In 1939, Gertrude (Mather) Johnson earned a three-year teaching certificate from the Central Washington College of Education—and taught throughout her life. Last July, the CWU Board of Trustees recognized her lifelong commitment to teaching by awarding her an honorary Bachelor of Arts degree in Education. Mrs. Johnson passed away in October. Johnson, a Tshimpsian Native, grew up in Ketchikan, Alaska, in the depths of the Great Depression. She attended a school established and operated by the federal Bureau of Indian Affairs (BIA). “When I got out [of high school], the BIA called for Natives to earn teaching credentials, because they were building a lot of schools in Alaska,” Johnson said. She arrived at Central Washington College of Education in 1936 and moved into Kamola Hall. She immediately connected with the housemother, the widow of an Episcopalian priest, since her father, Paul Mather, was priest of the Native congregation of St. Elizabeth’s Episcopal Church in Ketchikan. Johnson said she relished Ellensburg’s small-town atmosphere, and the mild weather—mild compared to what she was used to in Alaska. One of her favorite teachers was the legendary CWU Music Professor Wayne Hertz. In 1939, Johnson earned her three-year teaching certificate, the standard teaching degree of that era. Her seven classmates also graduated and returned to Alaska to teach in BIA schools, which enrolled Native students only. Later, students were allowed to go to territorial (city) schools, where Johnson’s teaching career continued. “Natives had a difficult time adjusting to the new environment and different teaching methods,” she pointed out. “Their work would not be finished and turned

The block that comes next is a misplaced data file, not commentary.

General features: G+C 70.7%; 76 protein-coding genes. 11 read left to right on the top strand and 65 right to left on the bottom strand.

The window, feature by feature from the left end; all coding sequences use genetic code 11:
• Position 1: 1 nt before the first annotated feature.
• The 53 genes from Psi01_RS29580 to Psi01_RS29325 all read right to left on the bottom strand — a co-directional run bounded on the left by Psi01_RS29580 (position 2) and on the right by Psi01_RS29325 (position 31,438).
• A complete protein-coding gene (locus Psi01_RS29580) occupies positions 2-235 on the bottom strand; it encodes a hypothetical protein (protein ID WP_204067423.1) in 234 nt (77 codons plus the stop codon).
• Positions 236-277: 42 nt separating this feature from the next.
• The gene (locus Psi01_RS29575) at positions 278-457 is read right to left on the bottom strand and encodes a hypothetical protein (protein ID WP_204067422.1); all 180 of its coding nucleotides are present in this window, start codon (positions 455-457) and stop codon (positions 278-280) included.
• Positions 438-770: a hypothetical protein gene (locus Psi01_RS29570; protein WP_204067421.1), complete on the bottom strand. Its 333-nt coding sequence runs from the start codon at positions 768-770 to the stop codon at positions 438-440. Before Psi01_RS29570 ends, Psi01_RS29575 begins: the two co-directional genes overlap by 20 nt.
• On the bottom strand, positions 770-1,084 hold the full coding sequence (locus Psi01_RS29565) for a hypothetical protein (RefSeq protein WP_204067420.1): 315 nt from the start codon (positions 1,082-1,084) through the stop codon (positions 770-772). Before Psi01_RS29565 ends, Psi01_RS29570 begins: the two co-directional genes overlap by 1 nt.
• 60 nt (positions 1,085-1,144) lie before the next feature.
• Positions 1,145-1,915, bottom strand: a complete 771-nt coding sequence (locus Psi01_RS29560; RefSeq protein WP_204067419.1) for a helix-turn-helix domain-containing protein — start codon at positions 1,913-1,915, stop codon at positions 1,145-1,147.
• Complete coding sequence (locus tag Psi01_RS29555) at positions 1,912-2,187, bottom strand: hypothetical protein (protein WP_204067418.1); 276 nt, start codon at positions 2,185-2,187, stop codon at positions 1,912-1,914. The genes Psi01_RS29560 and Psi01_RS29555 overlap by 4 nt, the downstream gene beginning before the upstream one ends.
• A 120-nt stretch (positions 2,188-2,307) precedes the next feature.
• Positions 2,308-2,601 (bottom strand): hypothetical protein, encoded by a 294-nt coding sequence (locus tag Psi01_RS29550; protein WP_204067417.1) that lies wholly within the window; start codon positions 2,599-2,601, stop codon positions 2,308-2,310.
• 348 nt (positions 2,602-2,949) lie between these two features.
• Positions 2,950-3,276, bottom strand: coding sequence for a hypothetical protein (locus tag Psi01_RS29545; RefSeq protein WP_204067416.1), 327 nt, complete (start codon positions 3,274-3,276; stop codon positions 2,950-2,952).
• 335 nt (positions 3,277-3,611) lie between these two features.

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in, and some of the teachers talked ‘rough’ to them. The Native children saw that I was there and I made sure that they felt welcomed.” Johnson is credited with helping turn around the dropout and failure rates of Native students in and around Ketchikan. She visited homes of children not faring well in school, helping students and their parents to make changes, such as eating a daily breakfast and reading to their children at night. “She was able to do this because the people knew her,” said her son, Seattle attorney Clifton Johnson. “When some of the mothers opened their doors they recognized the teacher they’d had in school. She was respected and kind, so they were able to take her advice without insult. Simple things like that made a big difference for many years.” In the classroom, Johnson led classes in business, elementary education, and music—something she also taught her three children at home. She also worked with the Boy Scouts, Girl Scouts, and churches to help Native children become more comfortable with integration and school success. She also served on the Board of Directors for the Ketchikan Indian Community, helping to make education and health care a priority. She brought in volunteer teachers to help students in English, math, and science, to combat the alarming school dropout rate of Native children. During her career, she witnessed some of the greatest moments in world history, including Pearl Harbor, the Atomic Age, and manned space flight, not to mention Alaskan statehood. During World War II, Johnson assisted the relocation of Aleutian Indians and, later, she helped end discriminatory practices against Alaska Natives. Even though she “retired” at 65, Johnson harbored a desire to complete her baccalaureate degree in education. She took a break from the classroom and returned to Ellensburg in 1962 to try to finish the coursework needed for a diploma. But family and life made that impossible. Citing her lifelong devotion to teaching and her efforts on behalf of the Tshimpsian people, the CWU trustees happily granted Johnson the long-wished for degree last summer. Until her death, she taught the Tshimpsian language in her home in Ketchikan. “She worked with other professionals who followed a very learned approach to keeping the language alive,” said Pat Johnson, her daughter-in-law. “Gertie had authentic and refined speech patterns. She knew how to provide nuance and alternate vocabulary, and she understood the cultural thought that lends to the structure of the language. She was a rare asset to the program.”